of stories and skulls

It is interesting to read people’s analyses of stories, both for the variety and the insights. It’s also interesting that no one tried to draw the shape of their stories. It wasn’t a requirement or anything, but it is a simple exercise in visual analysis. I thought about this yesterday when I stumbled across an article on learning through drawing. Most of us feel we can’t draw because we can’t draw as well as people who have been working at it for years/decades.

We don’t need to draw well to draw a story shape, but if we don’t think we can draw, then drawing becomes something we don’t do. Thing is, assuming average physical ability, we can all draw, and we could all draw well if we wanted to put in the practice. Our first attempts might not work out well, but we can reflect on what worked well and what went wrong and learn from that process. (Note that the process of practice and reflection was detailed in the Week Two reading on writing assignment posts. That reading should be kept in mind for each assignment, every week.) As an example, I was inspired by the work of Brother O’Mara to try to make miniature skulls of my own. They’re all crude and crappy, but it’s a start, and eventually I’ll develop some control over the medium and be able to refine detail and proportion.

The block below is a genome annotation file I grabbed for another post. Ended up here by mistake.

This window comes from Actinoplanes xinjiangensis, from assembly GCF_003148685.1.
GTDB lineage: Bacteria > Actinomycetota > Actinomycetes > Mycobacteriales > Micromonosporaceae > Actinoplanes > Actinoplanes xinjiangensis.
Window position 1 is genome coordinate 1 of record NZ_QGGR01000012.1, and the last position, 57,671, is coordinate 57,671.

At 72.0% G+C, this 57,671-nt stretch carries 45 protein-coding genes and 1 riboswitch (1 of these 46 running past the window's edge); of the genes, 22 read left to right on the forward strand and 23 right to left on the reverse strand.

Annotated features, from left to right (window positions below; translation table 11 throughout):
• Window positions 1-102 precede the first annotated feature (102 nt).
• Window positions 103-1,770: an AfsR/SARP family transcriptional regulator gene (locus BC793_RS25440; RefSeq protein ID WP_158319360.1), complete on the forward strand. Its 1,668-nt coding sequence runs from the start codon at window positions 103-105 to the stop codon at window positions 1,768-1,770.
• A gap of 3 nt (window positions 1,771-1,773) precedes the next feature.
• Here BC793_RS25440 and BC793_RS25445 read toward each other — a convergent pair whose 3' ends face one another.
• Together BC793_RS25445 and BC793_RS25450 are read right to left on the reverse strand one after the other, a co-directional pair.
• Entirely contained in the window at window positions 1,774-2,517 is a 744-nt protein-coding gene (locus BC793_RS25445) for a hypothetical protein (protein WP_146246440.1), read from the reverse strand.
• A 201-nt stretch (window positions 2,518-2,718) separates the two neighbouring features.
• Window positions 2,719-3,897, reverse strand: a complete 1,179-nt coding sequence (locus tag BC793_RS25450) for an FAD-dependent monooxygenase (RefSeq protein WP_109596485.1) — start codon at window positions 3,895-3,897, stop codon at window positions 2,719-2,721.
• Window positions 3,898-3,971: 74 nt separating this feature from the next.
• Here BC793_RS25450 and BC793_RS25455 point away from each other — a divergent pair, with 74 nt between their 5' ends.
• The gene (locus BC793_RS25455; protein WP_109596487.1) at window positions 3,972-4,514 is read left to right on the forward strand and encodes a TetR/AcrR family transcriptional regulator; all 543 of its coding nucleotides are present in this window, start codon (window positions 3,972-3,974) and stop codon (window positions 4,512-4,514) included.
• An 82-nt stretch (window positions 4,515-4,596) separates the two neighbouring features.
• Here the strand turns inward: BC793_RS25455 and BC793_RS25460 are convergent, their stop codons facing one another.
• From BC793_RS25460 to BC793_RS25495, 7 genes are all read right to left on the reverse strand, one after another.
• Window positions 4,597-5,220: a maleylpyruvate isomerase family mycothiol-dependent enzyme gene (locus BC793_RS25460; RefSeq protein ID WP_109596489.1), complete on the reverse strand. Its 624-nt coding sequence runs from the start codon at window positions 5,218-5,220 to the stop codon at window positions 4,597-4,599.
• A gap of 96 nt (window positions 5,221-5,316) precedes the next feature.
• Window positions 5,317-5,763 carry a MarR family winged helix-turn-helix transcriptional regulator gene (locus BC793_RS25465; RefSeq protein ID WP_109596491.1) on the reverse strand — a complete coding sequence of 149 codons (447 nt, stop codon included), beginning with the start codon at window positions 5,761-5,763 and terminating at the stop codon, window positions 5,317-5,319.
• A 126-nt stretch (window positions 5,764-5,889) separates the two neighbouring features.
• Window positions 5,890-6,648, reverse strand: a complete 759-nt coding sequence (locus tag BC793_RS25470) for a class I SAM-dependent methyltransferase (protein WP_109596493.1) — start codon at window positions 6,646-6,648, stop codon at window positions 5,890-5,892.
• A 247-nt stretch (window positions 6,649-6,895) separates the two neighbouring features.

The point of all this is a) that we shouldn’t be embarrassed to put our efforts on display and b) we should blog reflections on our processes and outcomes. We may go through a “man in the hole” storyline, but we know we’l come out better in the end.

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